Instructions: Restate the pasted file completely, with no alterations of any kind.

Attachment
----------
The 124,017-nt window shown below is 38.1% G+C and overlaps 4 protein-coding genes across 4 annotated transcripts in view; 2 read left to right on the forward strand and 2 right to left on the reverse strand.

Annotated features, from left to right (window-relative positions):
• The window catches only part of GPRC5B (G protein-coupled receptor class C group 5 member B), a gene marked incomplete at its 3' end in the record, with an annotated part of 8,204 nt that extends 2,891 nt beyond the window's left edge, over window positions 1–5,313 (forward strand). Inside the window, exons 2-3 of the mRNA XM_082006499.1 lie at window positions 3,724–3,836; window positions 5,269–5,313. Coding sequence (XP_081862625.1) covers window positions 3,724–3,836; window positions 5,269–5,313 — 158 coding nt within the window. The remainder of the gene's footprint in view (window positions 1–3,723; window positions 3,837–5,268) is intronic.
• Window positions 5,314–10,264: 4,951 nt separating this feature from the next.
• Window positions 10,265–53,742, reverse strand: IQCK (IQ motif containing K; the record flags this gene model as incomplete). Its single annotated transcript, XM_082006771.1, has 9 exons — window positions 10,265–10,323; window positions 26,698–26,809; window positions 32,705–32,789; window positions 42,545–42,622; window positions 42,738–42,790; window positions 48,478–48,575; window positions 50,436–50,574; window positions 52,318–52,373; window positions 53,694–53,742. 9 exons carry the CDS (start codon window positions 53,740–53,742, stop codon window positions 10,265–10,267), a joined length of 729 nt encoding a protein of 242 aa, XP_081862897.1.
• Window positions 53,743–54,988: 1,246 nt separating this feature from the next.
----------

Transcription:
The 124,017-nt window shown below is 38.1% G+C and overlaps 4 protein-coding genes across 4 annotated transcripts in view; 2 read left to right on the forward strand and 2 right to left on the reverse strand.

Annotated features, from left to right (window-relative positions):
• The window catches only part of GPRC5B (G protein-coupled receptor class C group 5 member B), a gene marked incomplete at its 3' end in the record, with an annotated part of 8,204 nt that extends 2,891 nt beyond the window's left edge, over window positions 1–5,313 (forward strand). Inside the window, exons 2-3 of the mRNA XM_082006499.1 lie at window positions 3,724–3,836; window positions 5,269–5,313. Coding sequence (XP_081862625.1) covers window positions 3,724–3,836; window positions 5,269–5,313 — 158 coding nt within the window. The remainder of the gene's footprint in view (window positions 1–3,723; window positions 3,837–5,268) is intronic.
• Window positions 5,314–10,264: 4,951 nt separating this feature from the next.
• Window positions 10,265–53,742, reverse strand: IQCK (IQ motif containing K; the record flags this gene model as incomplete). Its single annotated transcript, XM_082006771.1, has 9 exons — window positions 10,265–10,323; window positions 26,698–26,809; window positions 32,705–32,789; window positions 42,545–42,622; window positions 42,738–42,790; window positions 48,478–48,575; window positions 50,436–50,574; window positions 52,318–52,373; window positions 53,694–53,742. 9 exons carry the CDS (start codon window positions 53,740–53,742, stop codon window positions 10,265–10,267), a joined length of 729 nt encoding a protein of 242 aa, XP_081862897.1.
• Window positions 53,743–54,988: 1,246 nt separating this feature from the next.